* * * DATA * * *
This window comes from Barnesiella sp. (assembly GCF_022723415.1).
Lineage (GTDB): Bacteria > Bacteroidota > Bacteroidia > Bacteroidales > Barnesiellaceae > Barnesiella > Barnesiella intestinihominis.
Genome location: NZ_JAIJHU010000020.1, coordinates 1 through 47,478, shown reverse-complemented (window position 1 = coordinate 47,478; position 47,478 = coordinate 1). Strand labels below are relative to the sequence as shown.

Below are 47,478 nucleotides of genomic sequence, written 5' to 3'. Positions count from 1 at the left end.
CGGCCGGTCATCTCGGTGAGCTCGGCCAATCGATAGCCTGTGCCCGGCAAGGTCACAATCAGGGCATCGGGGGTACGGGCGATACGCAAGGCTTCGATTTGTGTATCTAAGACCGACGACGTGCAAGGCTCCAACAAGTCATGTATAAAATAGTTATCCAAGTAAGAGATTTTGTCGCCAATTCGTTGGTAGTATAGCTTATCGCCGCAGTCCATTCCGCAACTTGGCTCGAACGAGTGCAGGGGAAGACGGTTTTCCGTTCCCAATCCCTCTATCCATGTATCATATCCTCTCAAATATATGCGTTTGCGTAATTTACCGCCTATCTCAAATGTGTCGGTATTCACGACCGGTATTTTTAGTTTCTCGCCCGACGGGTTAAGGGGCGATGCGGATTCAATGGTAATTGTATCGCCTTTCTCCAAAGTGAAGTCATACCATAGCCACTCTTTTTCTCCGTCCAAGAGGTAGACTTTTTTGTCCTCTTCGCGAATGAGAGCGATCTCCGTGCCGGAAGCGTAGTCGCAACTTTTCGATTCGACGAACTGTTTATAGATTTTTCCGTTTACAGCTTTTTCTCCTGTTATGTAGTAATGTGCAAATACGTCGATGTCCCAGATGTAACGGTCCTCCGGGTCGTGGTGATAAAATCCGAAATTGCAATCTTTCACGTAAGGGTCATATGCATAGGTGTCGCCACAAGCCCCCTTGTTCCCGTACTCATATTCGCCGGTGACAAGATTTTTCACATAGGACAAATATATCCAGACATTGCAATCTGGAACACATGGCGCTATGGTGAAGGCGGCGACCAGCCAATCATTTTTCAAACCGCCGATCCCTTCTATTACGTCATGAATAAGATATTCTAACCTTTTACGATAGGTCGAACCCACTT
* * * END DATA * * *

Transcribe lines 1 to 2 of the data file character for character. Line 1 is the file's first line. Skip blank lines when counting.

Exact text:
This window comes from Barnesiella sp. (assembly GCF_022723415.1).
Lineage (GTDB): Bacteria > Bacteroidota > Bacteroidia > Bacteroidales > Barnesiellaceae > Barnesiella > Barnesiella intestinihominis.